A new study published in the American Journal of Psychiatry today adds to increasing support for early intervention to help treat individuals with schizophrenia. This latest research delved deeper into the treatment strategy of “early intervention,” or getting individuals the right treatment at the right time. This model moves to reach patients shortly after they first display psychotic symptoms; mental health professionals would then focus mostly upon therapy and support, with slight (but much less) emphasis on small doses of the right medication. Historically, treatment of schizophrenia has relied on the administration of high doses of antipsychotics; often individuals battling schizophrenia do not receive treatment for a year or more after the onset of their psychotic symptoms.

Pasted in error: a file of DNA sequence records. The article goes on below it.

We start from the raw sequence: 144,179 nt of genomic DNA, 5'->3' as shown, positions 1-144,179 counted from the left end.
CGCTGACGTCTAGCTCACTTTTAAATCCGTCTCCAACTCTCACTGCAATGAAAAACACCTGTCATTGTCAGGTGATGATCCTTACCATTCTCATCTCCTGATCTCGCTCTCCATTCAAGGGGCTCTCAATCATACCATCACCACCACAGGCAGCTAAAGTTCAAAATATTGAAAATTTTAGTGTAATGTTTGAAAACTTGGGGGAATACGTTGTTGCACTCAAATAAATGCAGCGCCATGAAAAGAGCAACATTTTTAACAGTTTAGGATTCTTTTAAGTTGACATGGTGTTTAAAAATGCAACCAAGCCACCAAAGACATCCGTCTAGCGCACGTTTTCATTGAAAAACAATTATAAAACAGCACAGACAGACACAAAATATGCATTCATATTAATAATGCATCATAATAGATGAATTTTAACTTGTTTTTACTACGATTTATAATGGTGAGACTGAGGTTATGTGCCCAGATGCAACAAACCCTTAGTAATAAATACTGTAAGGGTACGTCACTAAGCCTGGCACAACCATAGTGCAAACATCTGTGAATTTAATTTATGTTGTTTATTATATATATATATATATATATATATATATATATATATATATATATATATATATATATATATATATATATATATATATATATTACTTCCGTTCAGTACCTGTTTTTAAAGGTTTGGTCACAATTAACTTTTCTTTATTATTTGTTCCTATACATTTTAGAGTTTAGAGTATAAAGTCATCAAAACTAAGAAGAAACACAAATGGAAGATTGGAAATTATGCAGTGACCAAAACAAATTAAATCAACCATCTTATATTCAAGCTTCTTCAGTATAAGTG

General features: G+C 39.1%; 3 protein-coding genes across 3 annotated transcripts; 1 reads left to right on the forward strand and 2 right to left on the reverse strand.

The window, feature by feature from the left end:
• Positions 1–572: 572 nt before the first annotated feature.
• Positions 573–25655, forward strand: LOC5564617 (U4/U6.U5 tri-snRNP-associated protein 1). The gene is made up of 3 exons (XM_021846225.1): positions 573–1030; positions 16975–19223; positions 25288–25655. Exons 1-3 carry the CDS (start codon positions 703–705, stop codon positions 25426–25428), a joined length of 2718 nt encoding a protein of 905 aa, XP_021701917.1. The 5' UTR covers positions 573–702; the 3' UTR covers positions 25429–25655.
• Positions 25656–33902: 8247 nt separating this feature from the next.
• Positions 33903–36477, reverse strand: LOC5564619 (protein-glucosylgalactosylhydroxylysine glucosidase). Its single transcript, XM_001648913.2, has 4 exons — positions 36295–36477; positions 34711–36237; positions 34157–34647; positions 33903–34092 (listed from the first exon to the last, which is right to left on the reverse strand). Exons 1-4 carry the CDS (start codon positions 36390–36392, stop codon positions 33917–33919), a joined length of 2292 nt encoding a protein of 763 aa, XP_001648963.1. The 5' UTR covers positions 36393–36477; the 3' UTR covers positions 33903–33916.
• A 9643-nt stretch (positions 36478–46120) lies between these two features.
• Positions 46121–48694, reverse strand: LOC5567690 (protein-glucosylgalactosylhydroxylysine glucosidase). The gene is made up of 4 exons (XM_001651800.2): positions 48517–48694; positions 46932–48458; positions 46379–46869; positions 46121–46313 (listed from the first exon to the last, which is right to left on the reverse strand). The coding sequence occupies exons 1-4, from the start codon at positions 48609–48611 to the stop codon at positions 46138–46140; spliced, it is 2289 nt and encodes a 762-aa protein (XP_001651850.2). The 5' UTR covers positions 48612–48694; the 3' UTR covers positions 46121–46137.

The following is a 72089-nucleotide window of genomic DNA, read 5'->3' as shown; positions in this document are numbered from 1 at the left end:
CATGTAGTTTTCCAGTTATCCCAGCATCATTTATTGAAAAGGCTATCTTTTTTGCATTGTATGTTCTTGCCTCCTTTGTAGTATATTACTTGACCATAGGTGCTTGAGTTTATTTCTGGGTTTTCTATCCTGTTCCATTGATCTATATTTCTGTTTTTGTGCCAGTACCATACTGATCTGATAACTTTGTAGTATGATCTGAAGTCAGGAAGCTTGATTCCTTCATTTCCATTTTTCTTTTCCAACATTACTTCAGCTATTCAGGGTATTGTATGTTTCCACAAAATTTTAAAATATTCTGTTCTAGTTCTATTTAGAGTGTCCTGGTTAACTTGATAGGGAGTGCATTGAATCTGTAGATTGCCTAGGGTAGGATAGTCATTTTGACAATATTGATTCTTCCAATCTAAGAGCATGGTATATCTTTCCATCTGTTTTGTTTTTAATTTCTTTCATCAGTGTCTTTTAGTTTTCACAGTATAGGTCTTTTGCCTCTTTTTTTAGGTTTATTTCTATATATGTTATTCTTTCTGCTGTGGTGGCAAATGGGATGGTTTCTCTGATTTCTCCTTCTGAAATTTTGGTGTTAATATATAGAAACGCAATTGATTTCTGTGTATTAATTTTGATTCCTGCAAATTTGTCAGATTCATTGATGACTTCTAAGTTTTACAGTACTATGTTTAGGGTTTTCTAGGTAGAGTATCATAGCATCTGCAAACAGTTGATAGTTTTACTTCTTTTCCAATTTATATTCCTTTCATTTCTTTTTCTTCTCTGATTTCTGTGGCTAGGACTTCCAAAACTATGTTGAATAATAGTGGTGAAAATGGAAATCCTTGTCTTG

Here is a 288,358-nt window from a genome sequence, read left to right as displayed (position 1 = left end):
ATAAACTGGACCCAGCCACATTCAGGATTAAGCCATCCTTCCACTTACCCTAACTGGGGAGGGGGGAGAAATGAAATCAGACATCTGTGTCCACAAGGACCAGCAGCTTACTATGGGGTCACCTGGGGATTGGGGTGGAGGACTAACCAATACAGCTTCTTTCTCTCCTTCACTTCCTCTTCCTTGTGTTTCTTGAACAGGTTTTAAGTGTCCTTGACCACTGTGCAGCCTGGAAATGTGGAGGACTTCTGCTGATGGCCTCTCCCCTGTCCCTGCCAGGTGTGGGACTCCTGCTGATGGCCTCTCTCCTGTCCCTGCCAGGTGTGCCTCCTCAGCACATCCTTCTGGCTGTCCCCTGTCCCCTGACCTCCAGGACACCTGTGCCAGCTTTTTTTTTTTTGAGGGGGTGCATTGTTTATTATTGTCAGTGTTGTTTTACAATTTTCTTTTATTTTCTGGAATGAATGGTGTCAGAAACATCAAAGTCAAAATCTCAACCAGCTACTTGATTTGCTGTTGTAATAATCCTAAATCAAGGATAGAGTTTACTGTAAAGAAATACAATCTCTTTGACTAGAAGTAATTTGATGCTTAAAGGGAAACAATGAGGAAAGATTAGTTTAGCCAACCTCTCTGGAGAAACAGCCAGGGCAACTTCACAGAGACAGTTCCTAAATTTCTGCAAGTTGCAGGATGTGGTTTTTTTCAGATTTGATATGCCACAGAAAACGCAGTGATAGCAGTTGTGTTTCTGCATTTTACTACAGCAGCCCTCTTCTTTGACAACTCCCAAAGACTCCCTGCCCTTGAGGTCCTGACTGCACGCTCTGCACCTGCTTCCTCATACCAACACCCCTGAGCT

Early intervention methods are becoming much more commonplace in Australia and the UK. This new study may be the encouragement that the United States needs to begin adopting this method as well. Organized by the National Institutes of Mental Health, the paper concluded that individuals receiving treatment earlier on were substantially better off than those receiving late treatment.
Click here to read the full article by Jonathan Cohn for Huffington Post.